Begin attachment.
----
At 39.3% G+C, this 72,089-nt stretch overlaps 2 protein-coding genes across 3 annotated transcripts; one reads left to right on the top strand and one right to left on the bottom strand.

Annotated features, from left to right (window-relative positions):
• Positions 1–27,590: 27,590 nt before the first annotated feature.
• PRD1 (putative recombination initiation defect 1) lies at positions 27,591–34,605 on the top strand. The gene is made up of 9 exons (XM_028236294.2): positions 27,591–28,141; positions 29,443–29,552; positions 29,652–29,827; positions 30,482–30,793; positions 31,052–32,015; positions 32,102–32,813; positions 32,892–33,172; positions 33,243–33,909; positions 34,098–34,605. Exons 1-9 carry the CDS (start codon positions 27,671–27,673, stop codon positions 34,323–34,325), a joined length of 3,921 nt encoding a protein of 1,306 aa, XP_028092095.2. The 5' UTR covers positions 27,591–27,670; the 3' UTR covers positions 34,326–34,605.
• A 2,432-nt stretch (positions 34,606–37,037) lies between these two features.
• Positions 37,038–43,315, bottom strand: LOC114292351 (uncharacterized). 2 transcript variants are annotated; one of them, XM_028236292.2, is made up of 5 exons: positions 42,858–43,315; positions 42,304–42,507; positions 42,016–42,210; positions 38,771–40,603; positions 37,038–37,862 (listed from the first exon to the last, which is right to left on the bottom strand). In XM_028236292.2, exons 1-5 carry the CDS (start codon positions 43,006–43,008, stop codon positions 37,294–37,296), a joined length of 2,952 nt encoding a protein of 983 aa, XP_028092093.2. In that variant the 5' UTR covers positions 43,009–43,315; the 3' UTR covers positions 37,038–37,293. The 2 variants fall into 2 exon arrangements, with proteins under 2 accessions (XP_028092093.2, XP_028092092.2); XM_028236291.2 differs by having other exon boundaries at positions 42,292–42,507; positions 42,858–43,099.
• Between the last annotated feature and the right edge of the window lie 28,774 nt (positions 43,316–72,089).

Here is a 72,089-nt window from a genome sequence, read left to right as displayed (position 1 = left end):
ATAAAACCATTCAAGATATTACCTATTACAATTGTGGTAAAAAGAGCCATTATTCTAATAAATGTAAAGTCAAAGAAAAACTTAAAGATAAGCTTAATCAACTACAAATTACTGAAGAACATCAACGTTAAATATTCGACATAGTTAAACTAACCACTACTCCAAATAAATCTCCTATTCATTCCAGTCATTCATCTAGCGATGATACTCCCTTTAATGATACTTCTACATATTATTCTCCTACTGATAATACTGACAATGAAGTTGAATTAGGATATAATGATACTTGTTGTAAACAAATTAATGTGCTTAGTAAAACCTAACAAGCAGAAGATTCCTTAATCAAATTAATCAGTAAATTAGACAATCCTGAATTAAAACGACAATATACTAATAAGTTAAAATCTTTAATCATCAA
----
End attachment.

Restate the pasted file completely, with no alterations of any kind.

At 39.3% G+C, this 72,089-nt stretch overlaps 2 protein-coding genes across 3 annotated transcripts; one reads left to right on the top strand and one right to left on the bottom strand.

Annotated features, from left to right (window-relative positions):
• Positions 1–27,590: 27,590 nt before the first annotated feature.
• PRD1 (putative recombination initiation defect 1) lies at positions 27,591–34,605 on the top strand. The gene is made up of 9 exons (XM_028236294.2): positions 27,591–28,141; positions 29,443–29,552; positions 29,652–29,827; positions 30,482–30,793; positions 31,052–32,015; positions 32,102–32,813; positions 32,892–33,172; positions 33,243–33,909; positions 34,098–34,605. Exons 1-9 carry the CDS (start codon positions 27,671–27,673, stop codon positions 34,323–34,325), a joined length of 3,921 nt encoding a protein of 1,306 aa, XP_028092095.2. The 5' UTR covers positions 27,591–27,670; the 3' UTR covers positions 34,326–34,605.
• A 2,432-nt stretch (positions 34,606–37,037) lies between these two features.
• Positions 37,038–43,315, bottom strand: LOC114292351 (uncharacterized). 2 transcript variants are annotated; one of them, XM_028236292.2, is made up of 5 exons: positions 42,858–43,315; positions 42,304–42,507; positions 42,016–42,210; positions 38,771–40,603; positions 37,038–37,862 (listed from the first exon to the last, which is right to left on the bottom strand). In XM_028236292.2, exons 1-5 carry the CDS (start codon positions 43,006–43,008, stop codon positions 37,294–37,296), a joined length of 2,952 nt encoding a protein of 983 aa, XP_028092093.2. In that variant the 5' UTR covers positions 43,009–43,315; the 3' UTR covers positions 37,038–37,293. The 2 variants fall into 2 exon arrangements, with proteins under 2 accessions (XP_028092093.2, XP_028092092.2); XM_028236291.2 differs by having other exon boundaries at positions 42,292–42,507; positions 42,858–43,099.
• Between the last annotated feature and the right edge of the window lie 28,774 nt (positions 43,316–72,089).

Here is a 72,089-nt window from a genome sequence, read left to right as displayed (position 1 = left end):
ATAAAACCATTCAAGATATTACCTATTACAATTGTGGTAAAAAGAGCCATTATTCTAATAAATGTAAAGTCAAAGAAAAACTTAAAGATAAGCTTAATCAACTACAAATTACTGAAGAACATCAACGTTAAATATTCGACATAGTTAAACTAACCACTACTCCAAATAAATCTCCTATTCATTCCAGTCATTCATCTAGCGATGATACTCCCTTTAATGATACTTCTACATATTATTCTCCTACTGATAATACTGACAATGAAGTTGAATTAGGATATAATGATACTTGTTGTAAACAAATTAATGTGCTTAGTAAAACCTAACAAGCAGAAGATTCCTTAATCAAATTAATCAGTAAATTAGACAATCCTGAATTAAAACGACAATATACTAATAAGTTAAAATCTTTAATCATCAA